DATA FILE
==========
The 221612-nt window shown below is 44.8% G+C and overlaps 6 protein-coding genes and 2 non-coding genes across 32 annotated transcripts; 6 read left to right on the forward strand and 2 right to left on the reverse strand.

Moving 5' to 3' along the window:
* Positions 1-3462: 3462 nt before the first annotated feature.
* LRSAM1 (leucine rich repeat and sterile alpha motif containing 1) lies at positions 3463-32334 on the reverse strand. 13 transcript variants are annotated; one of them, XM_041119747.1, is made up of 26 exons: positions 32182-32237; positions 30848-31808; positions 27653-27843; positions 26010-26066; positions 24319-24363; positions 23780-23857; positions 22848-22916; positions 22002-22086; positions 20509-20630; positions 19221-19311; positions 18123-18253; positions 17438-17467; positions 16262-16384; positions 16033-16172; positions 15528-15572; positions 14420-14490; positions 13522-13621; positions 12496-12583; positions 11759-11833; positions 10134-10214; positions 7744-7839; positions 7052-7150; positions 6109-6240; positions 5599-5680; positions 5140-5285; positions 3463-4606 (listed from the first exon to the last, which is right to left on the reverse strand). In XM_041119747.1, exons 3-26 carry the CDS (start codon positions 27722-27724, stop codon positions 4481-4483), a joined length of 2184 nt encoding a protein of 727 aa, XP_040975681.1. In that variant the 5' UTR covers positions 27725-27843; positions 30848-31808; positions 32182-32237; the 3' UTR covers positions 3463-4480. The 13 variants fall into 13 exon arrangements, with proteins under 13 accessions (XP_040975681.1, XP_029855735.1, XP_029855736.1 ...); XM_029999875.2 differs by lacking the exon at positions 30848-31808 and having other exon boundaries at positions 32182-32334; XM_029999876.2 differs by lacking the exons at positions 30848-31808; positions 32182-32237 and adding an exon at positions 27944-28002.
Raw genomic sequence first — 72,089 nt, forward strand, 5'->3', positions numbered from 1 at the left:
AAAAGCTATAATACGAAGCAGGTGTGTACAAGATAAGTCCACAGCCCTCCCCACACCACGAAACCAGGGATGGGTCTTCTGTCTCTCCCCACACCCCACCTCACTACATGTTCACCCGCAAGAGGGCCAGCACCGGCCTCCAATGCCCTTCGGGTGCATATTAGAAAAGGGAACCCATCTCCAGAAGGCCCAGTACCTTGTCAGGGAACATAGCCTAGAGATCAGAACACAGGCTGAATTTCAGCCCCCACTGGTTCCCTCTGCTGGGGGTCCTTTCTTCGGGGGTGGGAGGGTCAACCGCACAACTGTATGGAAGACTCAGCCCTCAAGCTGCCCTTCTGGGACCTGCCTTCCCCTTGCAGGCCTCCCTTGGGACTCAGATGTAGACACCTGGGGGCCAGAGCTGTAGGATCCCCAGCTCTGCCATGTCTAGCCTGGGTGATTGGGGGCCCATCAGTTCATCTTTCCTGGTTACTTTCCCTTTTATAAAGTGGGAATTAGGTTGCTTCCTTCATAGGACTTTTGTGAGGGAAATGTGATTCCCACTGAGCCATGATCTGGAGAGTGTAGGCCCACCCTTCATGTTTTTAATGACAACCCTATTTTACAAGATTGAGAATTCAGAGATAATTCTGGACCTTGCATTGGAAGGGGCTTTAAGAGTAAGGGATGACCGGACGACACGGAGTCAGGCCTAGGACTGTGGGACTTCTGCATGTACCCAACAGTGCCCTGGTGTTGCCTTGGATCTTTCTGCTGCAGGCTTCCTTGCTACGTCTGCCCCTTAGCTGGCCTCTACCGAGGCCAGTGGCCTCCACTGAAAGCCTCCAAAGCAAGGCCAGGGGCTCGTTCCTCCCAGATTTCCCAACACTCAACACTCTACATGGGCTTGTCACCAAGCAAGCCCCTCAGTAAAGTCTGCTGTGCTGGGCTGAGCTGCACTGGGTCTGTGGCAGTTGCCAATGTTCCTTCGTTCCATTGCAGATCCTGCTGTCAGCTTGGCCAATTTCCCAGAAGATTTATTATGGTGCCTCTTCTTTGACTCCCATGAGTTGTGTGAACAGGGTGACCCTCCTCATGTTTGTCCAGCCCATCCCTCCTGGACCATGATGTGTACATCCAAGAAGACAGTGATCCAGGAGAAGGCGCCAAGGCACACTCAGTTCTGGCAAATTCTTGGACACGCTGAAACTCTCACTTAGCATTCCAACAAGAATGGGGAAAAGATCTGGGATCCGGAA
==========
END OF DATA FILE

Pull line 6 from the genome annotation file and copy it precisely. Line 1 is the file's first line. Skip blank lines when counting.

AAAAGCTATAATACGAAGCAGGTGTGTACAAGATAAGTCCACAGCCCTCCCCACACCACGAAACCAGGGATGGGTCTTCTGTCTCTCCCCACACCCCACCTCACTACATGTTCACCCGCAAGAGGGCCAGCACCGGCCTCCAATGCCCTTCGGGTGCATATTAGAAAAGGGAACCCATCTCCAGAAGGCCCAGTACCTTGTCAGGGAACATAGCCTAGAGATCAGAACACAGGCTGAATTTCAGCCCCCACTGGTTCCCTCTGCTGGGGGTCCTTTCTTCGGGGGTGGGAGGGTCAACCGCACAACTGTATGGAAGACTCAGCCCTCAAGCTGCCCTTCTGGGACCTGCCTTCCCCTTGCAGGCCTCCCTTGGGACTCAGATGTAGACACCTGGGGGCCAGAGCTGTAGGATCCCCAGCTCTGCCATGTCTAGCCTGGGTGATTGGGGGCCCATCAGTTCATCTTTCCTGGTTACTTTCCCTTTTATAAAGTGGGAATTAGGTTGCTTCCTTCATAGGACTTTTGTGAGGGAAATGTGATTCCCACTGAGCCATGATCTGGAGAGTGTAGGCCCACCCTTCATGTTTTTAATGACAACCCTATTTTACAAGATTGAGAATTCAGAGATAATTCTGGACCTTGCATTGGAAGGGGCTTTAAGAGTAAGGGATGACCGGACGACACGGAGTCAGGCCTAGGACTGTGGGACTTCTGCATGTACCCAACAGTGCCCTGGTGTTGCCTTGGATCTTTCTGCTGCAGGCTTCCTTGCTACGTCTGCCCCTTAGCTGGCCTCTACCGAGGCCAGTGGCCTCCACTGAAAGCCTCCAAAGCAAGGCCAGGGGCTCGTTCCTCCCAGATTTCCCAACACTCAACACTCTACATGGGCTTGTCACCAAGCAAGCCCCTCAGTAAAGTCTGCTGTGCTGGGCTGAGCTGCACTGGGTCTGTGGCAGTTGCCAATGTTCCTTCGTTCCATTGCAGATCCTGCTGTCAGCTTGGCCAATTTCCCAGAAGATTTATTATGGTGCCTCTTCTTTGACTCCCATGAGTTGTGTGAACAGGGTGACCCTCCTCATGTTTGTCCAGCCCATCCCTCCTGGACCATGATGTGTACATCCAAGAAGACAGTGATCCAGGAGAAGGCGCCAAGGCACACTCAGTTCTGGCAAATTCTTGGACACGCTGAAACTCTCACTTAGCATTCCAACAAGAATGGGGAAAAGATCTGGGATCCGGAA